Day 2 | Flotilla to Alaska | False Bay to Kanish Bay

Today was all about timing our arrival at Seymour Narrows. Seymour Narrows is one of the fastest flowing tidal rapids in the world, with current that can exceed 16 knots, so we definitely don’t want to cruise through at the wrong time.

Akeeva at anchor in False Bay

We got to sleep in this morning, and didn’t leave False Bay until just after 9:00 a.m. The sun was out and the sky was blue and it was a great day to be out in the Strait of Georgia.

Nice enough to be up on Airship’s flybridge today!
Bonito, a Fleming 55, underway in the Strait of Georgia

Our plan was to arrive at the south entrance to Seymour Narrows by about 5:15 p.m. in order to transit at the 5:49 p.m. slack. We had the flood current pushing us along for much of the day and throttled back, but as we approached Discovery Passage the water grew more turbulent. Soon the flood turned against us, and we fought several knots of current all the way to Seymour Narrows as the flood tapered off.

Swirling eddies with logs and birds
More swirling eddies
Cape Mudge and the Cape Mudge Lighthouse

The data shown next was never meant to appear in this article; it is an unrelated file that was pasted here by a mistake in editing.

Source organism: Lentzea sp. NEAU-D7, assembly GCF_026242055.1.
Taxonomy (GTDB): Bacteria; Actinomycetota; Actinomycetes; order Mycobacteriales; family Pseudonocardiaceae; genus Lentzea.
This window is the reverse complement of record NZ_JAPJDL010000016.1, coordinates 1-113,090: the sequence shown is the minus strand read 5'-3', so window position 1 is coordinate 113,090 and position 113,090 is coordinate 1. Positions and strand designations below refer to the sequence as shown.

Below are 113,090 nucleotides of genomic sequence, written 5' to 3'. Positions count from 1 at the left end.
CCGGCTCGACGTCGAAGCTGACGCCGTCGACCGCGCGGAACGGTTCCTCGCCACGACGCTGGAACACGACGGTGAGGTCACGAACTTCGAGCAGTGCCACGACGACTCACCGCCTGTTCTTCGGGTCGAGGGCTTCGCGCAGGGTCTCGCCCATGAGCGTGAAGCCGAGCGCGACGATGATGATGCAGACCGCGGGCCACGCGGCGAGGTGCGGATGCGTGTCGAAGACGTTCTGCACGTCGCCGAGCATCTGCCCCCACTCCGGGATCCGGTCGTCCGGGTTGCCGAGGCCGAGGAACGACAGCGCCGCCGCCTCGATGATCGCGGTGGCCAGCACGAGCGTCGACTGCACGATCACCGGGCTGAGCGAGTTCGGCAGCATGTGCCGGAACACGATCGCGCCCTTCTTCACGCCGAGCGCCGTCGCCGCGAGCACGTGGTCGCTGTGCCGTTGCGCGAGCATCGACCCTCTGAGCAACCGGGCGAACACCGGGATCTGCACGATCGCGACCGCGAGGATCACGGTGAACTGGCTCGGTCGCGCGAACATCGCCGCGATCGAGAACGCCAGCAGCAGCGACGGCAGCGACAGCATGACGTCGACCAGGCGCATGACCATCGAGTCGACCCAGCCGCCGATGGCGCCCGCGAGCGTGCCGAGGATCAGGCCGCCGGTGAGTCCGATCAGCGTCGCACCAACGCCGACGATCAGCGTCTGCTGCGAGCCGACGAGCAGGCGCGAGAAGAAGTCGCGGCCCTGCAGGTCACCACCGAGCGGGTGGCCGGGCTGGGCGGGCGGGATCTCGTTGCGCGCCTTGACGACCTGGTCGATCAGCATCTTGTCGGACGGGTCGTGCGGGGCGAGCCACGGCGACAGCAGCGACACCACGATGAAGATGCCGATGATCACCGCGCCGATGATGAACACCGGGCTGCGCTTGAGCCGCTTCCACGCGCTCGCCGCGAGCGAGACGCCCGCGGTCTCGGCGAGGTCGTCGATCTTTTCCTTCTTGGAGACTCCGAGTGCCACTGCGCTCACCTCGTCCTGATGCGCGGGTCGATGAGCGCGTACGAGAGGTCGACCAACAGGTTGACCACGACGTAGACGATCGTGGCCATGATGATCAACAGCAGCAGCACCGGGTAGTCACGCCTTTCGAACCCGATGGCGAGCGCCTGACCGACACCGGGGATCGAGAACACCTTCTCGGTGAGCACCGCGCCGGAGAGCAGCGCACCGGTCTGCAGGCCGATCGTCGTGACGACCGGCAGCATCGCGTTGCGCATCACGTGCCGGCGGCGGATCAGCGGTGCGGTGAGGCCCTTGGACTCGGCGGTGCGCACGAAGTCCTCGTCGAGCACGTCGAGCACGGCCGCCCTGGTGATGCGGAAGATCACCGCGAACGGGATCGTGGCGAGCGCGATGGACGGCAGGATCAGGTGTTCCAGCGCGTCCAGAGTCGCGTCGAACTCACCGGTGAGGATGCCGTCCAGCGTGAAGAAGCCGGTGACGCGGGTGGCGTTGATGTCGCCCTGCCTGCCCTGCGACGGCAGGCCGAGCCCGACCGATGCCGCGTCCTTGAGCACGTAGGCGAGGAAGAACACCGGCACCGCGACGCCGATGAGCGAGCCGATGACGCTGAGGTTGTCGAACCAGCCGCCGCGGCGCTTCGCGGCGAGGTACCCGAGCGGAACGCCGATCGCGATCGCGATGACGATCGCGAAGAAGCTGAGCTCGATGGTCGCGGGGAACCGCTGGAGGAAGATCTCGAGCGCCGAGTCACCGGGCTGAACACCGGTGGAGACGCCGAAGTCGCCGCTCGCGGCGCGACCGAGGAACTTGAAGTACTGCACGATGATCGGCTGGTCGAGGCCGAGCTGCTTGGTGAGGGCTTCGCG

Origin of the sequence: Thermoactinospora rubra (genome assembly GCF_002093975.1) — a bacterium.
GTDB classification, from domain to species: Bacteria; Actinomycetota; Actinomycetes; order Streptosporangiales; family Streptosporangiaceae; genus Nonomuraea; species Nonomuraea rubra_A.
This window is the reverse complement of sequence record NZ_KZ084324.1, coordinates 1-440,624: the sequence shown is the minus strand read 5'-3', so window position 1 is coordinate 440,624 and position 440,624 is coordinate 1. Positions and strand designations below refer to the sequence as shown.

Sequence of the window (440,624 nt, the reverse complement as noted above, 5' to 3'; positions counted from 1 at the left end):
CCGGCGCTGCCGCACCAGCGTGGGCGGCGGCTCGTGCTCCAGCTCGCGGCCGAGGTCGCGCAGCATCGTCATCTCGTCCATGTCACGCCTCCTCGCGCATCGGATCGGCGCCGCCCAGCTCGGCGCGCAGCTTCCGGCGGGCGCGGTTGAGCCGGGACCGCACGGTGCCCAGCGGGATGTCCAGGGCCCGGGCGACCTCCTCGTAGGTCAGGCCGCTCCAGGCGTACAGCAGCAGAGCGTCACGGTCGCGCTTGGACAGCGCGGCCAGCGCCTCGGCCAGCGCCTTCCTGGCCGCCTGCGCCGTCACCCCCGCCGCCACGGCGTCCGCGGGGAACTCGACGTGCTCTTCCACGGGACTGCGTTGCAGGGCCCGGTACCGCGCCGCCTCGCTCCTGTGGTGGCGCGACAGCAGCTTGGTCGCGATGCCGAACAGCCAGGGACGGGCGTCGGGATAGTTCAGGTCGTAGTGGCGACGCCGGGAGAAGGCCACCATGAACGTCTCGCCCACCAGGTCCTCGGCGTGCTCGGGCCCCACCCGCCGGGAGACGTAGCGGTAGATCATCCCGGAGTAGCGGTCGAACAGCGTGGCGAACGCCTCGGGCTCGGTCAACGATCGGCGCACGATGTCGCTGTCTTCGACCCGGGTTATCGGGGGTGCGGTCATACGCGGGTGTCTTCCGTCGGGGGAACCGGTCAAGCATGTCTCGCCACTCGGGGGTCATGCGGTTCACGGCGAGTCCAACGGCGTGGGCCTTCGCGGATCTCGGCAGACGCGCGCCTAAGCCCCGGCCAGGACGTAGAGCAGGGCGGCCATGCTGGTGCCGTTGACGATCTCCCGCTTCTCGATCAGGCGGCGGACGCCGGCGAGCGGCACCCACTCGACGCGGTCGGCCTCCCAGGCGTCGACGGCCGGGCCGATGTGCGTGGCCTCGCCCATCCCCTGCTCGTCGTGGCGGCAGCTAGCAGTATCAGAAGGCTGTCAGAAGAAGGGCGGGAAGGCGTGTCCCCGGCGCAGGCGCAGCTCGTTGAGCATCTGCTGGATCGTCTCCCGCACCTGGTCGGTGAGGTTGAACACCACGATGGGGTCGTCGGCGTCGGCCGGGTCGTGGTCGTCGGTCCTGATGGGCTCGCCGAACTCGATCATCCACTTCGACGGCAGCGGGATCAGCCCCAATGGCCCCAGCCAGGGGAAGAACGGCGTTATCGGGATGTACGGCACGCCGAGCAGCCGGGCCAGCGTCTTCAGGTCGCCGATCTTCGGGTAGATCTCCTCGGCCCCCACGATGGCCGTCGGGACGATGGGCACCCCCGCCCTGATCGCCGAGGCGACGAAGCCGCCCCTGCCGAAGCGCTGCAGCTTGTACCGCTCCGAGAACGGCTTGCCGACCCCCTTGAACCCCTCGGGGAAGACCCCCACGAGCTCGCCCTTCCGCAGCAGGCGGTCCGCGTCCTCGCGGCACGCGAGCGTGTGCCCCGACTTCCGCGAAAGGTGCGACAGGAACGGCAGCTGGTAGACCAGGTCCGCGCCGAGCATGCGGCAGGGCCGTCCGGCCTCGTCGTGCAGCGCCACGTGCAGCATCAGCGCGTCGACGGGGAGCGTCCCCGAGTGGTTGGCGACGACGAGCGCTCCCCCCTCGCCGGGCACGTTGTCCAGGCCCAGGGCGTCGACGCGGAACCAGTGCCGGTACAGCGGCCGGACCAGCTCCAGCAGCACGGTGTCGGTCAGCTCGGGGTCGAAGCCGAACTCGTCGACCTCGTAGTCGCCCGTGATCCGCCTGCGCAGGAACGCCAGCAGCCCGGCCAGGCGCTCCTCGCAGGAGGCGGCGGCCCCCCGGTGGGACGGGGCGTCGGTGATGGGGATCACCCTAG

Cape Mudge Lighthouse

As with many pinch points such as this where timing is an issue, traffic can form right at or before slack, and things can become hectic with many vessels to keep track of, particularly slower-moving tugs and barges, and the occasional ferry.

Matanuska, one of the ferries operated by the Alaska Marine Highway System
Northbound in Seymour Narrows. Tug and barge on the left, Dog Star on the right

We continued on to our anchorage in Kanish Bay, just south of the Chained Islands. Beautiful spot! We anchored in 75 feet with mixed holding—the anchor skidded across the bottom before setting hard, and it brought up thick mud in the morning.

Dog Star anchored in Kanish Bay
Nice light with dark sky behind Akeeva
Rubicon at sunset in Kanish Bay

64.6nm today
142.9nm total